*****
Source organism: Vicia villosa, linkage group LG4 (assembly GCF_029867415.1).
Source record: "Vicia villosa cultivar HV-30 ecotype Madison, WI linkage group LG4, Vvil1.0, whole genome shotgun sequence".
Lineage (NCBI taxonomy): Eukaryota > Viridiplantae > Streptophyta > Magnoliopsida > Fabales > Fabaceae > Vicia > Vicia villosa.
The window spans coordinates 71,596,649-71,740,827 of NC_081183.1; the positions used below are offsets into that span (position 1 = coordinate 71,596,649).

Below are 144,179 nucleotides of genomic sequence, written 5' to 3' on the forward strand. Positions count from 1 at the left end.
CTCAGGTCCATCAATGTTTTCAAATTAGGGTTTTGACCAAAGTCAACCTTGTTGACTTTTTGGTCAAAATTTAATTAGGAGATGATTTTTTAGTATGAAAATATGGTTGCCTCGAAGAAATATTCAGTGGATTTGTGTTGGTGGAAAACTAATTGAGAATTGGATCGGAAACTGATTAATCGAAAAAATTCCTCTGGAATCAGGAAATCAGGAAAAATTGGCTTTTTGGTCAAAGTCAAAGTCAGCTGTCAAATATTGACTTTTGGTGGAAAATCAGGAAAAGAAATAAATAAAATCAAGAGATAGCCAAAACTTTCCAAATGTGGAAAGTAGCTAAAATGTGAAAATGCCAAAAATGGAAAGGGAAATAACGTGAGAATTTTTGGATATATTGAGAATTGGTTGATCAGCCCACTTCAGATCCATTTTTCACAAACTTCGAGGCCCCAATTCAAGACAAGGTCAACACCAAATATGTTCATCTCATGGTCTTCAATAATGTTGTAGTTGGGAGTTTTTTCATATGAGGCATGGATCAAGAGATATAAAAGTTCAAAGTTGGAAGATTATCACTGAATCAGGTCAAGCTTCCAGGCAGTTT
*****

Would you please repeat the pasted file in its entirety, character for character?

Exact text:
Source organism: Vicia villosa, linkage group LG4 (assembly GCF_029867415.1).
Source record: "Vicia villosa cultivar HV-30 ecotype Madison, WI linkage group LG4, Vvil1.0, whole genome shotgun sequence".
Lineage (NCBI taxonomy): Eukaryota > Viridiplantae > Streptophyta > Magnoliopsida > Fabales > Fabaceae > Vicia > Vicia villosa.
The window spans coordinates 71,596,649-71,740,827 of NC_081183.1; the positions used below are offsets into that span (position 1 = coordinate 71,596,649).

Below are 144,179 nucleotides of genomic sequence, written 5' to 3' on the forward strand. Positions count from 1 at the left end.
CTCAGGTCCATCAATGTTTTCAAATTAGGGTTTTGACCAAAGTCAACCTTGTTGACTTTTTGGTCAAAATTTAATTAGGAGATGATTTTTTAGTATGAAAATATGGTTGCCTCGAAGAAATATTCAGTGGATTTGTGTTGGTGGAAAACTAATTGAGAATTGGATCGGAAACTGATTAATCGAAAAAATTCCTCTGGAATCAGGAAATCAGGAAAAATTGGCTTTTTGGTCAAAGTCAAAGTCAGCTGTCAAATATTGACTTTTGGTGGAAAATCAGGAAAAGAAATAAATAAAATCAAGAGATAGCCAAAACTTTCCAAATGTGGAAAGTAGCTAAAATGTGAAAATGCCAAAAATGGAAAGGGAAATAACGTGAGAATTTTTGGATATATTGAGAATTGGTTGATCAGCCCACTTCAGATCCATTTTTCACAAACTTCGAGGCCCCAATTCAAGACAAGGTCAACACCAAATATGTTCATCTCATGGTCTTCAATAATGTTGTAGTTGGGAGTTTTTTCATATGAGGCATGGATCAAGAGATATAAAAGTTCAAAGTTGGAAGATTATCACTGAATCAGGTCAAGCTTCCAGGCAGTTT